In my previous post I said that the earliest commentary on the Articles (and if you look even at the slightly later ones you find the same thing) takes the uncompromising position that those things "commonly called" Sacraments - confirmation, penance/absolution, ordination, marriage, extreme unction/anointing - are simply not Sacraments and should not be called such.  I believe this is the position to hold and to call these other five things 'Sacraments' is confusing, unhelpful, and not strictly speaking true.   Does the Homily support this idea?  Let us have a look.   

The Homily from the start points out that, strictly speaking, concerning the exact meaning of the word there are only two Sacraments: 

"as for the number of them, if they should be considered according to the exact signification of a Sacrament, namely, for visible signs expressly commanded in the New Testament, whereunto is annexed the promise of free forgiveness of our sin and of our holiness and joining in Christ, there be but two, namely, Baptism, and the Supper of the Lord"

There can be no doubt that there are only two real Sacraments.  The Homily then goes on to explain why the other five things which are often called Sacraments are not actually Sacraments: namely they are not commanded or given visible order by the New Testament or there is no specific promise attached to them concerning God's conveying grace.


"The earliest commentary on the Articles takes the uncompromising position that those things "commonly called" Sacraments are simply not Sacraments and should not be called such."


The Homily then gets to the most important part for our topic:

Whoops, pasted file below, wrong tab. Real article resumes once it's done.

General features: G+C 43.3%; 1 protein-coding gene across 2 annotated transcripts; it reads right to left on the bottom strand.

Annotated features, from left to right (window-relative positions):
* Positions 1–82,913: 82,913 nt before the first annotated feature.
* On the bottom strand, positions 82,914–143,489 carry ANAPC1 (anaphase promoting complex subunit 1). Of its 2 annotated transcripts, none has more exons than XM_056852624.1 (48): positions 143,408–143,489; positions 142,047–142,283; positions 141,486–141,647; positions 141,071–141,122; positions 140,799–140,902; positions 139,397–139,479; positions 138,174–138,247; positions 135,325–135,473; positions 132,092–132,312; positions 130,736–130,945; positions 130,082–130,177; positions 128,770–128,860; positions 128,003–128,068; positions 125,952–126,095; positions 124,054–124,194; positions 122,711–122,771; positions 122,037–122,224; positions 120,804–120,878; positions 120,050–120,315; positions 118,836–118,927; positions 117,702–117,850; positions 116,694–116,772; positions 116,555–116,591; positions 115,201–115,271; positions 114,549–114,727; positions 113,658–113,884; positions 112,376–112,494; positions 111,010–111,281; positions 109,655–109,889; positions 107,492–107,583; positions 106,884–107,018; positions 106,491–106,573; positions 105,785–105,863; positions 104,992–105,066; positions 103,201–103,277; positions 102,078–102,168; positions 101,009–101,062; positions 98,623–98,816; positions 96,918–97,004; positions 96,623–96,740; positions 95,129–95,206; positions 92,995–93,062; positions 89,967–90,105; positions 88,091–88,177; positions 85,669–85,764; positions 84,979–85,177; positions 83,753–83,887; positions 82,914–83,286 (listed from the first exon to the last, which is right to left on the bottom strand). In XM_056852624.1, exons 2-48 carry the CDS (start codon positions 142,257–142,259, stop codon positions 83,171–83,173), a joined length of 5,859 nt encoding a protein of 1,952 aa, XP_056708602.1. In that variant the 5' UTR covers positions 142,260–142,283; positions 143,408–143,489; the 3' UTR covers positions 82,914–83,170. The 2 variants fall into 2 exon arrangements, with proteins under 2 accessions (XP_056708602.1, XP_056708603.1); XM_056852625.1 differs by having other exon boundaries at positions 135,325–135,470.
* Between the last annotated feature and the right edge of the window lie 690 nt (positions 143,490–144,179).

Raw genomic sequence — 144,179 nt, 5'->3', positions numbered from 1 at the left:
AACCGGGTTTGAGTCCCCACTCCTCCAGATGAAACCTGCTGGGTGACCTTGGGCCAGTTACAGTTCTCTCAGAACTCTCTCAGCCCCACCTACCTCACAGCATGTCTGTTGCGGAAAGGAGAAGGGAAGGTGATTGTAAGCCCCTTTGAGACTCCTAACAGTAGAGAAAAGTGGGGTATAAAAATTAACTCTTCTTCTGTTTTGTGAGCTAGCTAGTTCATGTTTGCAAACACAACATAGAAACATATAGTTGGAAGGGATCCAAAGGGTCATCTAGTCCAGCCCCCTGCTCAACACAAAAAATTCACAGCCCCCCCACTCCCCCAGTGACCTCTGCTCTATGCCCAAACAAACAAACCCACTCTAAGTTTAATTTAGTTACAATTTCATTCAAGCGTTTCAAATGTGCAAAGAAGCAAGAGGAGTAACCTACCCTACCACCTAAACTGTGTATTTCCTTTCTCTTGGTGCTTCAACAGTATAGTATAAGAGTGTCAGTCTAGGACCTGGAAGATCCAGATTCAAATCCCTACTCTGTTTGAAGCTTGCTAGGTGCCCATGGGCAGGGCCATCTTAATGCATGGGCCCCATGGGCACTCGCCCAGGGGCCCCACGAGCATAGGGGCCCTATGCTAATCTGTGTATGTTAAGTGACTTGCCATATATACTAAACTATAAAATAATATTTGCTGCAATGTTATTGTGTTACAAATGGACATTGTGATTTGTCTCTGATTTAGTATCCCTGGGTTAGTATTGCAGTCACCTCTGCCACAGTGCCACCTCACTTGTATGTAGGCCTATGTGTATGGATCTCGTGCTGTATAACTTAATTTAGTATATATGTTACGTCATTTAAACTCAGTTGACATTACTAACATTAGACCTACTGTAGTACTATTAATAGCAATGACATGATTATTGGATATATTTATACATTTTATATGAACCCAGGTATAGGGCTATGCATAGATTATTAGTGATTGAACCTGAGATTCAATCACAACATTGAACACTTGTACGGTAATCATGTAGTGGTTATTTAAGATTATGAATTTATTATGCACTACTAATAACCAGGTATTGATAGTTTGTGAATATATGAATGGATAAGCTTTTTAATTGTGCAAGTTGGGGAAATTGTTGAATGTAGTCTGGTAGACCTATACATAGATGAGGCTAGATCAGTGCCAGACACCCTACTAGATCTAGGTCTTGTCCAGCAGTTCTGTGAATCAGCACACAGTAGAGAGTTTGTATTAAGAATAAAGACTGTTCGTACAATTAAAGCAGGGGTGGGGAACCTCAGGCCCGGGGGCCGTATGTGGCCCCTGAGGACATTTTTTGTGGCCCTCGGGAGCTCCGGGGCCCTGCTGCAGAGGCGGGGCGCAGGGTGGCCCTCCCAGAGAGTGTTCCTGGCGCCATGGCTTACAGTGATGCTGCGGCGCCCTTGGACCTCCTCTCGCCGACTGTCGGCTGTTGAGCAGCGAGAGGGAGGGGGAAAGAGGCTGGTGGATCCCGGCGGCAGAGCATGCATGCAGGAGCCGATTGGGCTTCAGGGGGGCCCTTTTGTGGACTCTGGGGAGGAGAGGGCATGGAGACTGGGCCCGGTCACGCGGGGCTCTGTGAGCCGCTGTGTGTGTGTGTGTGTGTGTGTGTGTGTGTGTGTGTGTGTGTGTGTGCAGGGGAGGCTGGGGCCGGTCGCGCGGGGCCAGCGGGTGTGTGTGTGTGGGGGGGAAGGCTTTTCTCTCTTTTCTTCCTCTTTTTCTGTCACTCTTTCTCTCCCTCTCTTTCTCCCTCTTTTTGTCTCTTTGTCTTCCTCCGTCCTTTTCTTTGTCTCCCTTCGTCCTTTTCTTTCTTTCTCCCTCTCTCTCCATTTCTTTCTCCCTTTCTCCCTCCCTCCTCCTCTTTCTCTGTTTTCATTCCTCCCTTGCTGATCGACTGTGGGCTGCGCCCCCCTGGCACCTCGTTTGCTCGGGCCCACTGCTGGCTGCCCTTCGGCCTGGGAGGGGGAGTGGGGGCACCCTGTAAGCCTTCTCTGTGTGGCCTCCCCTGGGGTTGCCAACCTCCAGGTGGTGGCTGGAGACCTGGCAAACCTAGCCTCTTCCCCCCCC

Therefore neither it nor any other Sacrament else be such Sacraments as Baptism and the Communion are. But in a general acception the name of a Sacrament may be attributed to any thing whereby an holy thing is signified. In which understanding of the word the ancient writers have given this name, not only to the other five commonly of late years taken and used for supplying the number of the seven Sacraments, but also to divers and sundry other ceremonies, as to oil, washing of feet, and such like; not meaning thereby to repute them as Sacraments in the same signification that the two forenamed Sacraments are.

Only two things are truly Sacraments in the fullest and truest meaning of the word: Baptism and the Lord's Supper.  BUT it is generally accepted that a wider meaning of the word Sacrament is anything by which "an holy thing is signified."  This rather opens the playing field!  The Roman Catholic Church came to the number 7 for the Sacraments as official teaching during the Council of Lyon in 1274, this was reaffirmed at the Council of Florence  in 1438-1445.  The Council of Trent which lasted from 1545-1563 (not all in one sitting!) and gave the definitive response of the Roman Catholic Church to the Protestant Reformation likewise said that there were seven Sacraments.